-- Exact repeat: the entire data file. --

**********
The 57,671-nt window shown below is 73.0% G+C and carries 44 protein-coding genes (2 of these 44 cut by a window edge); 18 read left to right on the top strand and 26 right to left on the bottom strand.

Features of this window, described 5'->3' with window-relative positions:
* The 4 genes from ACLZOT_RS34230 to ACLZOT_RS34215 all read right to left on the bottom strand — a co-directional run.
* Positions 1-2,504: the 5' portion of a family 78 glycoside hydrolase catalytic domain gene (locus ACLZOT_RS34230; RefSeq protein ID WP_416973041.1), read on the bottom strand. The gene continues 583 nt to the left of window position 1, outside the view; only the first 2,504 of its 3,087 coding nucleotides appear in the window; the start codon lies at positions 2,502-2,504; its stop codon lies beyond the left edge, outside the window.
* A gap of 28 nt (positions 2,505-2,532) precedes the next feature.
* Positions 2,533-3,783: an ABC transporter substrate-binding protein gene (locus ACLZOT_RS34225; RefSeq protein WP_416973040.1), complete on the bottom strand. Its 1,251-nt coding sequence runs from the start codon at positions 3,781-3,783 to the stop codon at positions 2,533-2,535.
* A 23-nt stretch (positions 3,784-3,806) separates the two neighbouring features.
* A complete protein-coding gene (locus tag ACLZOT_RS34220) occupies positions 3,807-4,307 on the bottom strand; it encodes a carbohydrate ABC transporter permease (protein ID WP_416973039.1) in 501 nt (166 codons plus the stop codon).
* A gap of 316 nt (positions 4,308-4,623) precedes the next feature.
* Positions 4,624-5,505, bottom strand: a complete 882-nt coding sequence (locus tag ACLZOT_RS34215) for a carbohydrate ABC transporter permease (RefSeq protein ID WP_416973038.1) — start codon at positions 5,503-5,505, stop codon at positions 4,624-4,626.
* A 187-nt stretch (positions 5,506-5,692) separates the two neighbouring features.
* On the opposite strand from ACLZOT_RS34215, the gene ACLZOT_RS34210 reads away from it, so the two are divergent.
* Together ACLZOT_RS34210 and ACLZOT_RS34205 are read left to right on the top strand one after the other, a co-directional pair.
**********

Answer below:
The 57,671-nt window shown below is 73.0% G+C and carries 44 protein-coding genes (2 of these 44 cut by a window edge); 18 read left to right on the top strand and 26 right to left on the bottom strand.

Features of this window, described 5'->3' with window-relative positions:
* The 4 genes from ACLZOT_RS34230 to ACLZOT_RS34215 all read right to left on the bottom strand — a co-directional run.
* Positions 1-2,504: the 5' portion of a family 78 glycoside hydrolase catalytic domain gene (locus ACLZOT_RS34230; RefSeq protein ID WP_416973041.1), read on the bottom strand. The gene continues 583 nt to the left of window position 1, outside the view; only the first 2,504 of its 3,087 coding nucleotides appear in the window; the start codon lies at positions 2,502-2,504; its stop codon lies beyond the left edge, outside the window.
* A gap of 28 nt (positions 2,505-2,532) precedes the next feature.
* Positions 2,533-3,783: an ABC transporter substrate-binding protein gene (locus ACLZOT_RS34225; RefSeq protein WP_416973040.1), complete on the bottom strand. Its 1,251-nt coding sequence runs from the start codon at positions 3,781-3,783 to the stop codon at positions 2,533-2,535.
* A 23-nt stretch (positions 3,784-3,806) separates the two neighbouring features.
* A complete protein-coding gene (locus tag ACLZOT_RS34220) occupies positions 3,807-4,307 on the bottom strand; it encodes a carbohydrate ABC transporter permease (protein ID WP_416973039.1) in 501 nt (166 codons plus the stop codon).
* A gap of 316 nt (positions 4,308-4,623) precedes the next feature.
* Positions 4,624-5,505, bottom strand: a complete 882-nt coding sequence (locus tag ACLZOT_RS34215) for a carbohydrate ABC transporter permease (RefSeq protein ID WP_416973038.1) — start codon at positions 5,503-5,505, stop codon at positions 4,624-4,626.
* A 187-nt stretch (positions 5,506-5,692) separates the two neighbouring features.
* On the opposite strand from ACLZOT_RS34215, the gene ACLZOT_RS34210 reads away from it, so the two are divergent.
* Together ACLZOT_RS34210 and ACLZOT_RS34205 are read left to right on the top strand one after the other, a co-directional pair.